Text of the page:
Encrypted DNS Can Now Be Tested in Windows 10 Preview
Microsoft is now enabling people to test Domain Name System (DNS) over HTTPS encryption, known as "DoH," via a recently released preview version of Windows 10.
DoH can be tested by Windows Insider Program participants using Windows 10 build 19628 or higher. That build is already released to so-called "Fast Ring" (early release) Windows Insider Program testers, according to this Thursday Microsoft announcement.
Prospective DoH on Windows 10 testers will have to make specific Registry Editor changes and other configuration changes, as well as point their clients toward certain DNS servers that are participating in this pilot test program. The details are spelled out in this announcement, attributed to Tommy Jenson of the Windows Core Networking team.
Jensen had originally publicized Microsoft's DoH Windows efforts back in November, when he contended he was just describing Microsoft's future plans. Now, DoH on Windows 10 can actually be tested.
DoH is a proposed standard of the Internet Engineering Task Force that adds encryption when clients transmit URL requests over the Internet to servers. DNS Servers resolve these URLs into numerical strings, which are used to reach Web sites. For instance, the plain text "microsoft.com" URL resolves into "188.8.131.52."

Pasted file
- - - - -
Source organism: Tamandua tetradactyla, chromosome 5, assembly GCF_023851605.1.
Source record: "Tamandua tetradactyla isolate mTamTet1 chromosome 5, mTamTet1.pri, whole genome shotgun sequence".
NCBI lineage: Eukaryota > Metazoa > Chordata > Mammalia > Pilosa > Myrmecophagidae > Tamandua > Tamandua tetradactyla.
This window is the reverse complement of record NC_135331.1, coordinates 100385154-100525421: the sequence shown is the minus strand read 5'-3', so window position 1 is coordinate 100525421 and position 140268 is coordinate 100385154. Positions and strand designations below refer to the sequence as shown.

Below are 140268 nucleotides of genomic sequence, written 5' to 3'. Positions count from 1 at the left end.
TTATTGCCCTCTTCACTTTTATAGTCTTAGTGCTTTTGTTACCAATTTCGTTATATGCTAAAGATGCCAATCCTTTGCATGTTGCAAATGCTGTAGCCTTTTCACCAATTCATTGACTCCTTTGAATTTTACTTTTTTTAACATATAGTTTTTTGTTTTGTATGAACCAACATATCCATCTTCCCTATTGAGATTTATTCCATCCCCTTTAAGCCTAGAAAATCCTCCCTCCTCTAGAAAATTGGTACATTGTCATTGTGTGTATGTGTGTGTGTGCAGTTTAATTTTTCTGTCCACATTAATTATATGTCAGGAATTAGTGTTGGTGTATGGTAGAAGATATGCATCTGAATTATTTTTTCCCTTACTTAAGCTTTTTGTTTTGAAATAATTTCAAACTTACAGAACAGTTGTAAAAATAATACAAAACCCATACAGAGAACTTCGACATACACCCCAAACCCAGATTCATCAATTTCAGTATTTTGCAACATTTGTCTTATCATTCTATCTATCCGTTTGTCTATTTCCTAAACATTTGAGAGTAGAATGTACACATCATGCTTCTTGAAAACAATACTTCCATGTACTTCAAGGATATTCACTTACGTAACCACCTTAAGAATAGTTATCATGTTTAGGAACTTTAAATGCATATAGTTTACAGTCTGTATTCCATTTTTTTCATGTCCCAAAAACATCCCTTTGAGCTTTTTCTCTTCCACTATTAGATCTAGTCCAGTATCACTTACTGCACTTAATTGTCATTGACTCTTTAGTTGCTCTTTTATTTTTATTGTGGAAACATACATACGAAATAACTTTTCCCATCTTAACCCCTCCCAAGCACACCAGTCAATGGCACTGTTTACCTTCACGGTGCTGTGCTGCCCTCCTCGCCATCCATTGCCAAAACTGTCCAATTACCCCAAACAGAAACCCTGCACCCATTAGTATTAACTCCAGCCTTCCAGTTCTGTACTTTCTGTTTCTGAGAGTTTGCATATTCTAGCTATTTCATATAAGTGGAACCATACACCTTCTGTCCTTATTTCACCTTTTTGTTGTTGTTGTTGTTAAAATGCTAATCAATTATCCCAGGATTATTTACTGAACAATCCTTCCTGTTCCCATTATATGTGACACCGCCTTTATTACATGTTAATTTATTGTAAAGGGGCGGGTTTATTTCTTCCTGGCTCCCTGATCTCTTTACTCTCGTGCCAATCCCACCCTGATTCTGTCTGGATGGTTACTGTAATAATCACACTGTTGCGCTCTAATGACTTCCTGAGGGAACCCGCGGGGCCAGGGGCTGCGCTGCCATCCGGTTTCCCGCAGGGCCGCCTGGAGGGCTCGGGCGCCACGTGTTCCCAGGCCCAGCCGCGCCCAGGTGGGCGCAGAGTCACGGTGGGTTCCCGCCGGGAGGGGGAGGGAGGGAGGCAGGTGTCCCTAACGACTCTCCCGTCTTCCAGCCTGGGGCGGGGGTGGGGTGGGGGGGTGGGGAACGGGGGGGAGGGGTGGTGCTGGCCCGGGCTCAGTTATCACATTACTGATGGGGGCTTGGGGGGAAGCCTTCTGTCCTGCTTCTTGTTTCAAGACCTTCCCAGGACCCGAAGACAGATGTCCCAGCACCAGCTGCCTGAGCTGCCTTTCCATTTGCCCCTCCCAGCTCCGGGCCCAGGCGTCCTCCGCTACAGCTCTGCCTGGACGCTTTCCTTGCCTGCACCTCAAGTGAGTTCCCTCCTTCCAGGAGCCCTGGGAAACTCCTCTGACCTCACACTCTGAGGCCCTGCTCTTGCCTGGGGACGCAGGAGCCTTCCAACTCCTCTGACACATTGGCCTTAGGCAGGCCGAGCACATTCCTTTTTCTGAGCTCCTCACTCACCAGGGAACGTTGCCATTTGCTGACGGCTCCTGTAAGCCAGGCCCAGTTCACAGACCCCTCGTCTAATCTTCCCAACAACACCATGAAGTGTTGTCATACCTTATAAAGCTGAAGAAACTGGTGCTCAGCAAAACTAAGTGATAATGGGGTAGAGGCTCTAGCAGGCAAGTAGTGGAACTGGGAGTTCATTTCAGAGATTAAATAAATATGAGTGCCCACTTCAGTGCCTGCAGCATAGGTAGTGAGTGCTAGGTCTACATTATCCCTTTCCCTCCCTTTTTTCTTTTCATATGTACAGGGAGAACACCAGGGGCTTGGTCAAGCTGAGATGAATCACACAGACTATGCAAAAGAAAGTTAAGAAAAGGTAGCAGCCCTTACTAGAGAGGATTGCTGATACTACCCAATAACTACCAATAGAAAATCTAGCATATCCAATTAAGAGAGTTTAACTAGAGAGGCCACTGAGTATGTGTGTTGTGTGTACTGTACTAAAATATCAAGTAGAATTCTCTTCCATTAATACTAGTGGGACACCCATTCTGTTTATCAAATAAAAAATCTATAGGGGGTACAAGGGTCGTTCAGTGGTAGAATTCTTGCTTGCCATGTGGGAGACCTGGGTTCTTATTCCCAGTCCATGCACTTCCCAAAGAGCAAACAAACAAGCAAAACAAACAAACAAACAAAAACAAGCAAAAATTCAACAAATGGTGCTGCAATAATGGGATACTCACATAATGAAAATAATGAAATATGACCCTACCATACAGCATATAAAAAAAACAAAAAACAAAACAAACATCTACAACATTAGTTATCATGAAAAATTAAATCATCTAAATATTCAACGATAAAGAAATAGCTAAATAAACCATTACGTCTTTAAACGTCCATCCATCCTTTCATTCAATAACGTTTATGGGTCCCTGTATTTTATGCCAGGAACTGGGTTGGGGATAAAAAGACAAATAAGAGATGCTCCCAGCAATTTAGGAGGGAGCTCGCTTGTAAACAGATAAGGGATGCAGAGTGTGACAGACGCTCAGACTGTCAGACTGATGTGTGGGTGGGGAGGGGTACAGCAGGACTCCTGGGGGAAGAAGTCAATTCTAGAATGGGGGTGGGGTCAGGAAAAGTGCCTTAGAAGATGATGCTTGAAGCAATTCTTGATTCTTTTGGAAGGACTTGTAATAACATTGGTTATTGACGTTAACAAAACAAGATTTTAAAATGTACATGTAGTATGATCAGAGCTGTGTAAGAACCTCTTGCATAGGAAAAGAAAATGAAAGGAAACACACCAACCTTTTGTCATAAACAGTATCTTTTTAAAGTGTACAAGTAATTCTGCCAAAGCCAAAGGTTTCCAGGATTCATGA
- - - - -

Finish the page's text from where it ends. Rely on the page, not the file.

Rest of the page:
Currently, when users request a URL without DoH, it's transmitted in plain text, and it can be seen by Internet Service Providers. The plain-text URLs possibly can be tampered with, too, when attackers carry out so-called "man-in-the-middle" attacks. DoH would encrypt those URLs, adding privacy protections for users, according to the concept.
Since the DoH capability is appearing in a Fast Release build of Windows 10, it's not yet clear if and when DoH will see the light of day in a production-grade release of Windows 10. It's just a work in progress right now.
"While features in the Active Development Branch may be slated for a future Windows 10 release, they are no longer matched to a specific Windows 10 release," Microsoft explained, in its Windows Insider "Flight Hub" document. "This means that builds from the active development branch simply reflect the latest work in progress code from our engineers."
Kurt Mackie is senior news producer for 1105 Media's Converge360 group.